In 2012, a few weeks shy of my 22nd birthday and armed with my freshly bestowed degree, I was given a leadership role. Leadership was nothing new to me because I had enjoyed a couple of governance roles in school; but this was starkly different. This was the real world.
This was leadership in a world where your juniors are old enough to be uncles or aunties. Though the task was formidable, I accepted the challenge. Four years later I am still in a leadership role and I am actually at ease with it. I still have my fair share of challenges, but I must admit that I have come a long way from my early days.
So without further adieu I present my top 5 tips for acing your leadership role.
For me, I think this is the most important aspect of your leadership journey. You need to understand that it is not a copy and paste type of role. It requires actual effort and analysis of the make up of your team. You need to exert yourself to find out what leadership style works best for you.
In the early years of my leadership journey, I struggled with my leadership style. I realized all too often that sometimes decisions I made were not reflecting what I truly wanted and my team could sense that. Once your team senses that you are uncertain of yourself they begin to become unsure of themselves and their work!
Always ask yourself if a decision made really reflects the values of the company; but also importantly reflects your values and what you wish to achieve. Once you hone your leadership style, your skills will transcend to every interaction you have with your team. Your co-workers become more trusting of your decisions because you trust and they can definitely perceive thatBeing authentic is very important aspect for your leadership; figure out what style works Click To Tweet
Create an open environment
Get it from me folks, this works. An open environment is a system that allows for open communication between leaders and their juniors. An open system facilitates better work relationships and ultimately leads to greater accomplishment of desired results. So how can you put it into practice?
Well these days, when something goes disastrously wrong I bite my tongue, hard. Instead I ask; “What went wrong”. By doing so I am able to identify the root cause of the problem but I am also allowing my colleague to express themselves and identify for themselves things they could have done better.
Additionally, also allow for your team mates to fully own the processes they initiate. Don’t you just hate it when your boss polices every single one of your tasks? Allow your team to discover what works for them and what doesn’t.
In addition to that, have regular ‘check in’ meetings. Ask the team what challenges they are facing during the meeting. Praise employees who have done exceptionally well and also show gratitude to the entire team.
If you wish to achieve a goal for your team, make it a core part of your day-to-day work. Leading with intention entails taking steps towards achieving a set goal or target for you and your team. One way I try to lead with intention is jotting down my plan of action; it worked great for me.
Every day I try to identify a step that will help me achieve my set goal. And every day, I encourage my co-workers to do the same. A couple of years ago, one of my superiors told me; “Kuda the corporate world does not award effort, it awards results”. And boy this is the truth! So always focus on the goal ahead whatever it may be and lead your team towards that goal with intention.Always focus on the goal ahead and lead your team towards that goal with intention Click To Tweet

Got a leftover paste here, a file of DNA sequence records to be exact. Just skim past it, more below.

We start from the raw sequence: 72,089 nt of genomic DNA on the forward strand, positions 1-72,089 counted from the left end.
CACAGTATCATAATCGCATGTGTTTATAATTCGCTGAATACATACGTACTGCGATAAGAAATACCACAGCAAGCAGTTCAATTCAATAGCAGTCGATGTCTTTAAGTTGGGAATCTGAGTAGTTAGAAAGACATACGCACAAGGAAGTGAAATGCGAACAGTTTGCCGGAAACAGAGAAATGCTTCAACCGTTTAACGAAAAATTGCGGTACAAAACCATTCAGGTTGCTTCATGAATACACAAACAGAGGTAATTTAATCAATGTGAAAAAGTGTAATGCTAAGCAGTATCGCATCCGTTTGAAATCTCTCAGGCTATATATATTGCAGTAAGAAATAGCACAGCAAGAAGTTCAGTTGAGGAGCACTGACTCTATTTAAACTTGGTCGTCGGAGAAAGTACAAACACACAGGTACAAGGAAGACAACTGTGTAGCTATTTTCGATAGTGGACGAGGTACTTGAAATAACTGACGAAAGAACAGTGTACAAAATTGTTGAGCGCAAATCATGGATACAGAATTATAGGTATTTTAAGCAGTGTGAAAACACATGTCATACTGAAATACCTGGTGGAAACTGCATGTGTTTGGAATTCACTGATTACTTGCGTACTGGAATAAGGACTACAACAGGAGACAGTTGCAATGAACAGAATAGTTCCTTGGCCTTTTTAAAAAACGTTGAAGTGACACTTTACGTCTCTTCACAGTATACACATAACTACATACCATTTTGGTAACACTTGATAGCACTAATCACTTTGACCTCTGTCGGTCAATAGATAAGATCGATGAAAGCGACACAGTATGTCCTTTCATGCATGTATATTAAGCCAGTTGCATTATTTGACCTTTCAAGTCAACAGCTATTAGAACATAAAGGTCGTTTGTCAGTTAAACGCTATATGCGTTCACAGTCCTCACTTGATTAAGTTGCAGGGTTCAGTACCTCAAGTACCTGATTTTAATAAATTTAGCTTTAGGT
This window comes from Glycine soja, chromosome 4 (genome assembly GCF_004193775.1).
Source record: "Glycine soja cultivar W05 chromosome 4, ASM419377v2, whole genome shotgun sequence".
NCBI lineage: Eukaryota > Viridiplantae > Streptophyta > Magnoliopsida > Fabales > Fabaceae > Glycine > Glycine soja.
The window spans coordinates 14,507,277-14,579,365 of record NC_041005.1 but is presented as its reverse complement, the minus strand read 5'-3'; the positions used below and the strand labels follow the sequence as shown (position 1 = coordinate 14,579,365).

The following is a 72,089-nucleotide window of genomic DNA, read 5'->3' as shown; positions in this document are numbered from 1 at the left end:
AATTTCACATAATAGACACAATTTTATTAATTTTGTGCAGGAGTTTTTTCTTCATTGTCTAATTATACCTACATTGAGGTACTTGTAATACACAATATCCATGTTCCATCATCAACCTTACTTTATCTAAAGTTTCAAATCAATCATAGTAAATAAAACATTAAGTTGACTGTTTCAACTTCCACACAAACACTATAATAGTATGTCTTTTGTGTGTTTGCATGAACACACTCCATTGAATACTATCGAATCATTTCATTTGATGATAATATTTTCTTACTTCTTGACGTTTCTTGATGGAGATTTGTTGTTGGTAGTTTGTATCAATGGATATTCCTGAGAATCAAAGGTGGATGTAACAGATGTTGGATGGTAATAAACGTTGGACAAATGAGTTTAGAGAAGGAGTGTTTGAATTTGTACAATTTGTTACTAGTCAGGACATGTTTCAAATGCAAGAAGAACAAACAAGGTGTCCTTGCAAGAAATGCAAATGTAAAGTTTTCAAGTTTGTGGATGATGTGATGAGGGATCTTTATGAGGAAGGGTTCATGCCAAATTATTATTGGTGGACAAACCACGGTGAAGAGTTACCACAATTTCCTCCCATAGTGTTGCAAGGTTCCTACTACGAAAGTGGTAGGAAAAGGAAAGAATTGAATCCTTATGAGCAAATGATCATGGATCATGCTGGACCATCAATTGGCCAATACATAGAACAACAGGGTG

Keep a leadership journal
Yes, that’s right a journal. Whenever something major at work happens, document it. I promise you, your future self will be so happy and glad you did it. A journal acts as a medium of venting and letting everything out. But it can also provide a solution to hurdles you may be facing.
As you write (honestly) you begin to brainstorm solutions and logically think through a problem. Journalling my leadership came naturally to me but it did not come easy. It was hard for me to write about my own mistakes and literally face them. However, once I overcame this, my journal provides me with a plethora of insight into problem solving and people management.
Remember that leadership style I mentioned earlier? A journal will help you realize that and more about yourself. So don’t dismiss journalling as an activity of hormone crazed teenagers because it sure isn’t.
Take an interest in your co-workers
Because work is essentially work, it is very easy to see your co-workers as merely means to an end, or as people you are forced to be around. You would be so shocked to realize how interesting many of your co-workers are if you simply take an interest. Also, this gives you a better understanding of what roles are fit for people.
You don’t have to literally hang out the office and become overnight besties; a few simple changes can help. For example, why not ditch your regular lunch partner at least once a week. Instead sit on a different table with a different colleague and get to know them more. This strategy has helped me tremendously. Not only do I get a feel of the office relationship dynamics but I get people to open up more especially about how they really feel about the work they are handling.All in all, leadership is a process. It is more the journey than it is the destination Click To Tweet
All in all, leadership is a process. It is more the journey than it is the destination. Forgive yourself for previous misgivings, be nice to your team, communicate effectively and enjoy the ride.